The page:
The Problem With Authority
“There’s a constant battle between people who refuse to accept domination and injustice and those who are trying to force people to accept them.” –Noam Chomsky
“It is the first responsibility of every citizen to question authority.” –Benjamin Franklin
“If I order them to do things they don’t want to do, I won’t be chief anymore.” –The Emerald Forest
“The German people have no idea of the extent to which they have to be gulled in order to be led.” –Adolph Hitler, Mein Kampf Epigraph, 1926 
Professor Noam Chomsky suggests that while French leftist anarchist Mikhail Bakunin, Bertrand Russell and others believe we have an “instinct for freedom,” Prof. Chomsky asserts that hasn’t been proven.
“Drapetomania” should save a lot of time in convincing you that we humans do indeed have an “instinct for freedom” — maybe several.
Drapetomania was a supposed mental illness that, in 1851, American physician Samuel A. Cartwright hypothesized as the cause of enslaved Africans fleeing captivity.:?41? The official view was, slave life was so pleasant, that only the mentally ill would want to run away. … –Drapetomania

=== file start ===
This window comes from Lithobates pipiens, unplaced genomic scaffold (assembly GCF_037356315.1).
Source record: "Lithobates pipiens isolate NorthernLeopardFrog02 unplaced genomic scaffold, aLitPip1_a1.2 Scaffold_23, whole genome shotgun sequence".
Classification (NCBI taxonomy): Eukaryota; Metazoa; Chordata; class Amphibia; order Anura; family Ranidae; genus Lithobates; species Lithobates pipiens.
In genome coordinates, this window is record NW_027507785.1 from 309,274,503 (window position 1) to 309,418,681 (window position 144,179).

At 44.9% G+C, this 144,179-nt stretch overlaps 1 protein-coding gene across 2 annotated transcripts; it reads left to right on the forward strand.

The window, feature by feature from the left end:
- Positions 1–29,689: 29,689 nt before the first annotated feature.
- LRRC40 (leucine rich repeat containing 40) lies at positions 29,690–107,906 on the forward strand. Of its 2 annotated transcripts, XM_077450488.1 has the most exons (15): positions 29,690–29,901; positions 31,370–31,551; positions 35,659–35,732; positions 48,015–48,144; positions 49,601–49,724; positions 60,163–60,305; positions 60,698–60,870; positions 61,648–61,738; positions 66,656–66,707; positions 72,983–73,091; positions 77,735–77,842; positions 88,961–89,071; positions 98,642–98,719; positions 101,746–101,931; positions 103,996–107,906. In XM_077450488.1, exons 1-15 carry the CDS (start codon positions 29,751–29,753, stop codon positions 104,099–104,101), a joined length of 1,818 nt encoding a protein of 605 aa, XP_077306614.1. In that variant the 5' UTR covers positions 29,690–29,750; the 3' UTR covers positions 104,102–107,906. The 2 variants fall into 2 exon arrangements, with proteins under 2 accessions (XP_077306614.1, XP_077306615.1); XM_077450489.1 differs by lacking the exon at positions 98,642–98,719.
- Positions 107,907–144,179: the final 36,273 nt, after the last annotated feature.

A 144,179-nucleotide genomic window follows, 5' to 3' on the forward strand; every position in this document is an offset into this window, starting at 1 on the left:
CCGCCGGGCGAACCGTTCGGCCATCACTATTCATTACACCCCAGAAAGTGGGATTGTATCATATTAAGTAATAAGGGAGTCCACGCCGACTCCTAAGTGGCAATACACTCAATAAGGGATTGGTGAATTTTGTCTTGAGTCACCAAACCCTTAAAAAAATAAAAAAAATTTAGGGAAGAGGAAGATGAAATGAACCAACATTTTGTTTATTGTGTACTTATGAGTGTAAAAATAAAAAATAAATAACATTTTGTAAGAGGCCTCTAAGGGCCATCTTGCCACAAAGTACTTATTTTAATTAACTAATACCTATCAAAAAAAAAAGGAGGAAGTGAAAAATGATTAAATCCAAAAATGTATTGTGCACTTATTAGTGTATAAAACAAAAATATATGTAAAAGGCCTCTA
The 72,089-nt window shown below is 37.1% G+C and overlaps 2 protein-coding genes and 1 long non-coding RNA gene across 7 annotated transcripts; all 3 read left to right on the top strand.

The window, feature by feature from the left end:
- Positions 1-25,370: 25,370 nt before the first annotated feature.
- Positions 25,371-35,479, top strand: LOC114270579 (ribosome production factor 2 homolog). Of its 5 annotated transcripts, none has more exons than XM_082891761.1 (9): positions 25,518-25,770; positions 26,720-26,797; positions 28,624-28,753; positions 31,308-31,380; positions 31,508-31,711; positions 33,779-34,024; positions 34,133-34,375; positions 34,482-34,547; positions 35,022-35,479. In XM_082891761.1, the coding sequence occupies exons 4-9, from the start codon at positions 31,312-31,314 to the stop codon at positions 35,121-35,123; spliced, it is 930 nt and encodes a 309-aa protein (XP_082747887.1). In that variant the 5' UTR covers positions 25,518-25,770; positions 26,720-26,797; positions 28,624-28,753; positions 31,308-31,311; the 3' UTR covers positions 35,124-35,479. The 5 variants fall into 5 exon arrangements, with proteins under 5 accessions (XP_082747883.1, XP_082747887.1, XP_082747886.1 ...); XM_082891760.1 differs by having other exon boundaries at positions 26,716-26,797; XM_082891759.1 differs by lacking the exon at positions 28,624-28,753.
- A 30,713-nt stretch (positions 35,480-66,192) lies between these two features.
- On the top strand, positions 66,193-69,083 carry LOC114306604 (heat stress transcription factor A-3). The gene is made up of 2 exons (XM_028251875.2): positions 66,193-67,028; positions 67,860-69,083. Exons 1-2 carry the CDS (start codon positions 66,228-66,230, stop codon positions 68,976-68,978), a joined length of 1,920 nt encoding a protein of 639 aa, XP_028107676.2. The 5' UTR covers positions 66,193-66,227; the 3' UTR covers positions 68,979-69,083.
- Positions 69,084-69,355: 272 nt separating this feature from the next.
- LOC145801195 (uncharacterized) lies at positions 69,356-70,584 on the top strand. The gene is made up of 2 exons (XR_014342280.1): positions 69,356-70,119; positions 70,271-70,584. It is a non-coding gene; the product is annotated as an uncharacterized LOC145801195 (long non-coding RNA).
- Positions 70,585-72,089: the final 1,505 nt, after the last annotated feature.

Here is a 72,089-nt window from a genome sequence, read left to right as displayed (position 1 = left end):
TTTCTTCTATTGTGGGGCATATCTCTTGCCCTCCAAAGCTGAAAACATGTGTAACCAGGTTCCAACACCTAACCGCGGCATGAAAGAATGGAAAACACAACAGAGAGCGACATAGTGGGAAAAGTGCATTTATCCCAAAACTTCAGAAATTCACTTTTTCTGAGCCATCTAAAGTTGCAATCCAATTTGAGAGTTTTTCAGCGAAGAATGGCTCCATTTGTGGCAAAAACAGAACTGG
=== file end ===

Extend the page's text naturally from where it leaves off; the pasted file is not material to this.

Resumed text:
So, why WOULD slaves want to run away? Why WOULD they exhibit “drapetomania?” If you were enslaved, would you? Seriously, would you?
If your answer is, “Yes,” you likely have an instinctive understanding of one of our “instincts for freedom.”
But why would Mother Nature — or as some like to call Her, The Theory of Biological Evolution by Natural Selection — go to the trouble to evolve instincts for freedom for us?
Drapetomania is part of a set of instincts and/or drives that are extremely important to human survival. They’re the key to human liberty — and knowledge use — and so powerful that the hierarchical U.S. Establishment spends at least 13 years on each of us — using government school’s “hidden curriculum” — trying to suppress them.
In a previous article, we developed the notion that many of our inherited complement of genetic reflexive and instinctive behaviors and drives evolved because we depend on our data base which is distributed amongst those around us.
Because of different life experience, the information and knowledge — knowledge being “information organized to facilitate pre-diction” — varies from person to person. This difference of information and knowledge make differences of opinion inevitable.
Here’s a practical example – – –
“We’ll find more game to the west, in the forest.”
“No, we’ll find more and easier game to the east in the meadows.”
Keeping in mind that our data base and operating system are spread out over those around us and that different experience often leads to different viewpoints — and thus that different pre-dictions are normal, expected, and inevitable — the problem arises, which pre-diction will we follow?
In tribes and small groups, the answer was straight forward and simple: “We’ll follow the pre-diction we agree with.” That means we’ll often split up — some of u
Article from LewRockwell